‘Double life’ of key immune protein reveals new strategies for treating cancer and autoimmune diseases

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Insights into the workings of an immune cell surface receptor, called PD-1, reveal how treatments that restrict its action can potentially be strengthened to improve their anticancer effect, a new study shows. The same findings also support experimental treatment strategies for autoimmune diseases, in which the immune system attacks the body, because stimulating the action of PD-1, as opposed to restricting it, can potentially block an overactive immune response.

Led by researchers at NYU Langone Health’s Perlmutter Cancer Center and the University of Oxford, the study is published in the journal Science Immunology.

The study results revolve around the body’s immune system, which is primed to attack virally infected and while leaving normal cells alone. To spare normal cells from immune attack, the system uses “checkpoints,” sensors on the surface of immune cells, including T cells, which turn them off or dampen activation when they receive the right signal. The recognizes tumors as abnormal, but cancer cells can hijack checkpoints to turn off immune responses.

Among the most important checkpoints is a protein called programmed cell death receptor 1 (PD-1), which is shut down by a relatively new drug class called checkpoint inhibitors to make tumors “visible” again to immune attack. Such drugs are at least somewhat effective in a third of patients with a variety of cancers, say the study authors, but the field is urgently seeking ways to improve their performance and scope.

At the same time, PD-1 signaling is slowed in like , lupus, and type 1 diabetes, such that the action of unchecked immune cells creates inflammation that can damage tissues. Agonists, drugs that stimulate PD-1, are now showing promise in clinical trials.

Many immune checkpoints are receptors on the surface of T cells that act to translate docking information from the outside of the cell to the signaling portion of the receptor inside the cell. Connecting the outside-of-the-cell portion of PD-1 with the inside portion is the transmembrane segment. Many immune receptors function in pairs called dimers, but to date, PD-1 has been thought to function alone, not in the dimer form.

Study results showed that PD-1 forms a dimer through interactions of its transmembrane segment. Researchers say this finding is in sharp contrast to other immune receptors, which typically form dimers through the segment of the receptor that is outside the cell.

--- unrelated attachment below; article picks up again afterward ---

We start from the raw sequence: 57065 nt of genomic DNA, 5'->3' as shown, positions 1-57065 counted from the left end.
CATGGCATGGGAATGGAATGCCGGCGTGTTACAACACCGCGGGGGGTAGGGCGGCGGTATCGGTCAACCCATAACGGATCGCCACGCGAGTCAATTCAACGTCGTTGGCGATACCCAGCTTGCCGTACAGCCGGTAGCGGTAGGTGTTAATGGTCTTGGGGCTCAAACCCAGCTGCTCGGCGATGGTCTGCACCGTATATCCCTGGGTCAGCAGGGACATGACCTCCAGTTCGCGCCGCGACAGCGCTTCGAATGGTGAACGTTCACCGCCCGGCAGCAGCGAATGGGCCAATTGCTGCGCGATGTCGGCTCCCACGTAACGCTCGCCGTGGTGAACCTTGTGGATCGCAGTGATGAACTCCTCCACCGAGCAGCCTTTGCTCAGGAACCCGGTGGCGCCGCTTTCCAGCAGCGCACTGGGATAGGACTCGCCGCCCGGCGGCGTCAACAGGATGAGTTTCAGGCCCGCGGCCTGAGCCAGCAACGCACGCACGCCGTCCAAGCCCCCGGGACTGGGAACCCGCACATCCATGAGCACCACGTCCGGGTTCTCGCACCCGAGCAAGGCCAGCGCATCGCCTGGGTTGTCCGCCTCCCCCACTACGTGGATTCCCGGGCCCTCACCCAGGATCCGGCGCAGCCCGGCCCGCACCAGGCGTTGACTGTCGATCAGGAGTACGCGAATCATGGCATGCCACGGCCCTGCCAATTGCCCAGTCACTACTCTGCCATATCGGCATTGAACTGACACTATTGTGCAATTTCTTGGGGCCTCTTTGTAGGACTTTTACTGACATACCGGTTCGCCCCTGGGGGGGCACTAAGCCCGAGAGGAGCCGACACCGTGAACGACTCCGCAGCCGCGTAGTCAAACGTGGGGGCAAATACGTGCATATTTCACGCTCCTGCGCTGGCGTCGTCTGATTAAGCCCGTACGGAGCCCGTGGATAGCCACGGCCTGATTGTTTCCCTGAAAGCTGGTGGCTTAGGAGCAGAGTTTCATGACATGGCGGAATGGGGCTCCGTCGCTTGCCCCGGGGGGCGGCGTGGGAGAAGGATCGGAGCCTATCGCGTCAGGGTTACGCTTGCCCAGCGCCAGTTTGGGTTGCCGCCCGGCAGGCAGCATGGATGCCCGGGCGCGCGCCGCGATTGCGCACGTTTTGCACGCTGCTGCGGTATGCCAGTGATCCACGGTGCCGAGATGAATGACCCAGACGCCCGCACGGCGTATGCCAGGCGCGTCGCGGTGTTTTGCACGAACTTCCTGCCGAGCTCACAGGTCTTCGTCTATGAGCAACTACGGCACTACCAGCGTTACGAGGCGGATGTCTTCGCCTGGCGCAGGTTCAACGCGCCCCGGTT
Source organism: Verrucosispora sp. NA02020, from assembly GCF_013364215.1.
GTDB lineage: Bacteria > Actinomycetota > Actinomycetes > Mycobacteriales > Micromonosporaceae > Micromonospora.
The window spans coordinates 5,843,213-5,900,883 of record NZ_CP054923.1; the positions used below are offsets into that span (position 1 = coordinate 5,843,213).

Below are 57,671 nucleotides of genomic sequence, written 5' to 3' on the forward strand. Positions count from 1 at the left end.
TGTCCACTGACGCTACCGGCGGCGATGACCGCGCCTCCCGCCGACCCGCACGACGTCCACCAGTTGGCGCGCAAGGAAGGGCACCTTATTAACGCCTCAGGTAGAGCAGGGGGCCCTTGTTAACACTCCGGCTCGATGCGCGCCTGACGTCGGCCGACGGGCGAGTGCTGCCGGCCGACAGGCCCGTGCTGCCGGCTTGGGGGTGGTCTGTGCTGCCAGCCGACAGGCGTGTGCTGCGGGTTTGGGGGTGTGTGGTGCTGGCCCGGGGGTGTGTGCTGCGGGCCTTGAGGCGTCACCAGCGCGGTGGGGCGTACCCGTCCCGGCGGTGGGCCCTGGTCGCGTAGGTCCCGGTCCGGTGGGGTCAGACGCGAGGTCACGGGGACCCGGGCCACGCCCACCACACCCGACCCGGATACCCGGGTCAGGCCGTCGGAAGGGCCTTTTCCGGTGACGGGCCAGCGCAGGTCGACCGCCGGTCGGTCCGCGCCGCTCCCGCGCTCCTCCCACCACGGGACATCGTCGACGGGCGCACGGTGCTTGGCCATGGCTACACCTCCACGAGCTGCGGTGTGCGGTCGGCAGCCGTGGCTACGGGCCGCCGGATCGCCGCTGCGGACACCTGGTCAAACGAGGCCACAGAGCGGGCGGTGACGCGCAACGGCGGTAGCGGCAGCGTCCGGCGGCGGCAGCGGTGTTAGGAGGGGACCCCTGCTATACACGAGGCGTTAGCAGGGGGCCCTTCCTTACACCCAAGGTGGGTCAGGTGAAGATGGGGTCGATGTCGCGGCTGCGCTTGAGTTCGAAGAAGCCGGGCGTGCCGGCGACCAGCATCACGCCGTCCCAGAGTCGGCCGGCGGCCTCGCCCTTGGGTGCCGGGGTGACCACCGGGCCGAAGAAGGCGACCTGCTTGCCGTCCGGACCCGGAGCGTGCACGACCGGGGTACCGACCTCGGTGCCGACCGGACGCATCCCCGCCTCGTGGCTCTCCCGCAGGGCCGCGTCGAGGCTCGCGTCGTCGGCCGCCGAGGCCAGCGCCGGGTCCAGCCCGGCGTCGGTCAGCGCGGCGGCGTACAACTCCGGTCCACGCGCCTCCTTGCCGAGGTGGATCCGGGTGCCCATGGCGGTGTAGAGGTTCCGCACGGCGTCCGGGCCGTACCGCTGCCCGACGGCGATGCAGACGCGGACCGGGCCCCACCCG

Further immune cell testing in mice showed that encouraging PD-1 to form dimers, specifically in the transmembrane domain but not in its outer or inner regions, increased its ability to suppress T cell activity, while decreasing transmembrane dimerization lowered PD-1’s ability to inhibit immune cell activity.

“Our study reveals that the PD-1 receptor functions optimally as dimers driven by interactions within the on the surface of T cells, contrary to the dogma that PD-1 is a monomer,” said study lead investigator and physician-scientist Elliot Philips, MD, Ph.D., an internal medicine resident at NYU Grossman School of Medicine and Perlmutter Cancer Center. Philips is also an alumnus of the Vilcek Institute of Biomedical Sciences at NYU.

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“Our findings offer new insights into the molecular workings of the PD-1 immune cell protein that have proven pivotal to the development of the current generation of anticancer immunotherapies, and which are proving essential in the design and developing of the next generation of immunotherapies for autoimmune diseases,” said study co-senior investigator and cancer immunologist Jun Wang, Ph.D. Wang is an assistant professor in the Department of Pathology at NYU Grossman and Perlmutter.

“Our goal is to use our new knowledge of the functioning of PD-1 to determine if weakening its dimerization, or pairing, helps make anticancer immunotherapies more effective, and just as importantly, to see if strengthening its dimerization helps in the design of agonist drugs that quiet overactive T cells, tamping down the inflammation seen in autoimmune diseases,” said study co-senior investigator and structural biologist Xiang-Peng Kong, Ph.D.

“Presently, research efforts have focused on strengthening PD-1 interactions with its ligands, or signaling molecules, involved with inhibiting T cell action.”

“Our new study suggests that efforts to design better drugs should focus on increasing or decreasing PD-1’s dimerization to manipulate T cell function,” said Kong, a professor in the Department of Biochemistry and Molecular Pharmacology at NYU Grossman and Perlmutter.

Among the study’s other findings was that a single change in the amino acid structure of the transmembrane segment can act to either enhance or diminish the inhibitory function of PD-1 in immune responses. The team plans further investigations of PD-1 inhibitors and agonists to see if they can tailor what they say are more effective, “rationally designed” therapies for both cancer and autoimmune disorders.

More information:
Elliot Philips et al, Transmembrane Domain Driven PD-1 Dimers Mediate T Cell Inhibition, Science Immunology (2024). DOI: 10.1126/sciimmunol.ade6256. www.science.org/doi/10.1126/sciimmunol.ade6256

Provided by
NYU Langone Health


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‘Double life’ of key immune protein reveals new strategies for treating cancer and autoimmune diseases (2024, March 8)
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